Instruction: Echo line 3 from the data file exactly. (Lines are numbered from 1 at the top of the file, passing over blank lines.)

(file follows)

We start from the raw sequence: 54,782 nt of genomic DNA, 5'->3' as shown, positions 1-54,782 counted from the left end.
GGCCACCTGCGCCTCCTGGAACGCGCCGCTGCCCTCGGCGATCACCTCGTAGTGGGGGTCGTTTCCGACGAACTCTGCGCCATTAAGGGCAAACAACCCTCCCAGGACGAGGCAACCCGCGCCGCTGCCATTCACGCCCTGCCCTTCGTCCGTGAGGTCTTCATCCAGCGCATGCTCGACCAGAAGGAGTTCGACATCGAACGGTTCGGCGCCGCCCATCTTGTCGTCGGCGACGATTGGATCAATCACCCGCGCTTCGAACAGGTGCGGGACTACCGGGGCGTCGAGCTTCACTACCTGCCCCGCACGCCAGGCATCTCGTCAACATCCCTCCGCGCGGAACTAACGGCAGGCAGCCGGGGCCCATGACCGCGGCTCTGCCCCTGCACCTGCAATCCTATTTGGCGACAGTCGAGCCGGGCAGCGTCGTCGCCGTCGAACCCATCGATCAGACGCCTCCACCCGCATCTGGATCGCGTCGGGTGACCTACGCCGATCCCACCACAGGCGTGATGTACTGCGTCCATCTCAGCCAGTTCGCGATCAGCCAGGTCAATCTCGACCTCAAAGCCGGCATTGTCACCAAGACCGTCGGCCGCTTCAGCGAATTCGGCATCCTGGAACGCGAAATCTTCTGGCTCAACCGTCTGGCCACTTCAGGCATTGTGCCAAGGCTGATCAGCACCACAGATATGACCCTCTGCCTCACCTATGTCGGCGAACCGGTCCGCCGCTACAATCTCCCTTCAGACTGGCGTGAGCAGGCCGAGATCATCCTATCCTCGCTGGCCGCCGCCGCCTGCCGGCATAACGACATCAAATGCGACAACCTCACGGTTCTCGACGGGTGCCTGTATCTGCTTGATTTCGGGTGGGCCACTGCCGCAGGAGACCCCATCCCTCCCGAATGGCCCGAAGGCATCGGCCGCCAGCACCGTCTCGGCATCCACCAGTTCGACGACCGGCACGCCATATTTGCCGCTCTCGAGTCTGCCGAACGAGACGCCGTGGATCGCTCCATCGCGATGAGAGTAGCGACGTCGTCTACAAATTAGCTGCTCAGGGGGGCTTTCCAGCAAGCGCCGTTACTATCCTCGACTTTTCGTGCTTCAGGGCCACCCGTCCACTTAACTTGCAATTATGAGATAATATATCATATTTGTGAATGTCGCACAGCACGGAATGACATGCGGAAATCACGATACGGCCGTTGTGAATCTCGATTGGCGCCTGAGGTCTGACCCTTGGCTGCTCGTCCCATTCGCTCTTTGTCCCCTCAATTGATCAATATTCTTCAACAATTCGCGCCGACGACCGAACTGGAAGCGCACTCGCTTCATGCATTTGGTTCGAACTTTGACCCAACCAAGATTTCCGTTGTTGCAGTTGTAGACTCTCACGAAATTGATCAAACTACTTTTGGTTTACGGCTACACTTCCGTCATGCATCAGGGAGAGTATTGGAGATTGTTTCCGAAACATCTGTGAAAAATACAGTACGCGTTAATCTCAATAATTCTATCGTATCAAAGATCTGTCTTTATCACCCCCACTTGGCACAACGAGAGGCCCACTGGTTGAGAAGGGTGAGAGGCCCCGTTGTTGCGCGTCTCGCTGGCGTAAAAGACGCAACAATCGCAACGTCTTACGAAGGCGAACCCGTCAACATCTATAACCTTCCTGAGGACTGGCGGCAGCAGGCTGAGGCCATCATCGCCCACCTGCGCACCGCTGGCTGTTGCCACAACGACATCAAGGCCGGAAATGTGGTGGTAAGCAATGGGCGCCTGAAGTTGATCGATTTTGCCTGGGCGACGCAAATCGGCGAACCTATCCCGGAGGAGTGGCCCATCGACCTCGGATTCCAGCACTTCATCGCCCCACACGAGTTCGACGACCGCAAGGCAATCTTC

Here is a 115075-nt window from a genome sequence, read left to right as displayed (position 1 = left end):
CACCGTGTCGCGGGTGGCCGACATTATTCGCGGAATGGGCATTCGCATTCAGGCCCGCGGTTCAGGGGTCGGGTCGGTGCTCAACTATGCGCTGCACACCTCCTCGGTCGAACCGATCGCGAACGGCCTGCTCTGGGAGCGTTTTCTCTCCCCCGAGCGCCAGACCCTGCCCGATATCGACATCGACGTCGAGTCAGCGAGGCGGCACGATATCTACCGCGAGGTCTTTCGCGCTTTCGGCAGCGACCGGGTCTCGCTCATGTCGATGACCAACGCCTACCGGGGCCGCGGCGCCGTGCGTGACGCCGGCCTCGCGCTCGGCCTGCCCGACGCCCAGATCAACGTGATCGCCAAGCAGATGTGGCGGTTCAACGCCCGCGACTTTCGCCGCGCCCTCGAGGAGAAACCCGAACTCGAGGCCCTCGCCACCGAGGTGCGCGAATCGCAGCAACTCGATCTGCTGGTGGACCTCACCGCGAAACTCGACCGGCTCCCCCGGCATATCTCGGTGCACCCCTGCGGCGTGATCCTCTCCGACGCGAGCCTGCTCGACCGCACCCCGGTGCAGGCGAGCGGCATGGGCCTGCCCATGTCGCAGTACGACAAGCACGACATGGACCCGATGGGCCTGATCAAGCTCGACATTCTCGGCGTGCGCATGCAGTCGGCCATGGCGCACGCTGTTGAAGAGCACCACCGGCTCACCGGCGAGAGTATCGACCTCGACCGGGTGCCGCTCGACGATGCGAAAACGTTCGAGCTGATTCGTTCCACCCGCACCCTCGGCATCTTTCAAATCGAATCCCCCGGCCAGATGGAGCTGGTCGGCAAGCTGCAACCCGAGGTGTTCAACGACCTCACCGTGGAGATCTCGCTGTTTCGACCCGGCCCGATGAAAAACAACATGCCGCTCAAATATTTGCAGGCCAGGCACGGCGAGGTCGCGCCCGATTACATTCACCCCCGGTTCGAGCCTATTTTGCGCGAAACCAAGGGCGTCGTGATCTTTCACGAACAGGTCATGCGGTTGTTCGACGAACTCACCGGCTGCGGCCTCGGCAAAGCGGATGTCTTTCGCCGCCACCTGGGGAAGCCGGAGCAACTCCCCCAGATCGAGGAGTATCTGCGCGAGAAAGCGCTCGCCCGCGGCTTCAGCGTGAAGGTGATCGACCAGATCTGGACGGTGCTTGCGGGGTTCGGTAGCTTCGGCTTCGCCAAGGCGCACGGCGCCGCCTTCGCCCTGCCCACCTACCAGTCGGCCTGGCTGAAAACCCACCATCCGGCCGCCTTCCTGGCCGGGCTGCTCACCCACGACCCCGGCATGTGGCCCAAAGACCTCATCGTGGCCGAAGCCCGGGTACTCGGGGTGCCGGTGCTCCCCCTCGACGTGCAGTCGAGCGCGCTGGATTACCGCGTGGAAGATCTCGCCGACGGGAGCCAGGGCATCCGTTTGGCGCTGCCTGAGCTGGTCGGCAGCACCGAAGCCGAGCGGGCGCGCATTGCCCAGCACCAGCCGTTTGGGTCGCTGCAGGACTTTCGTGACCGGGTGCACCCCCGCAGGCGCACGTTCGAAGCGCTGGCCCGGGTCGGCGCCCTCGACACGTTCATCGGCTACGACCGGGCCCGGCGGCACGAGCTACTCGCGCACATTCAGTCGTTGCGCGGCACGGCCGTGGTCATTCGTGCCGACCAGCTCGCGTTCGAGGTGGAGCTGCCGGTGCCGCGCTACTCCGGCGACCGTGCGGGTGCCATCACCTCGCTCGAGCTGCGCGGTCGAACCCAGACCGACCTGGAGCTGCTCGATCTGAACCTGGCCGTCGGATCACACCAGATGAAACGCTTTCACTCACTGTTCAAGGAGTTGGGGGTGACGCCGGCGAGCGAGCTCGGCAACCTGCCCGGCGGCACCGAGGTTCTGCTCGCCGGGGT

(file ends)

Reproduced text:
Here is a 115075-nt window from a genome sequence, read left to right as displayed (position 1 = left end):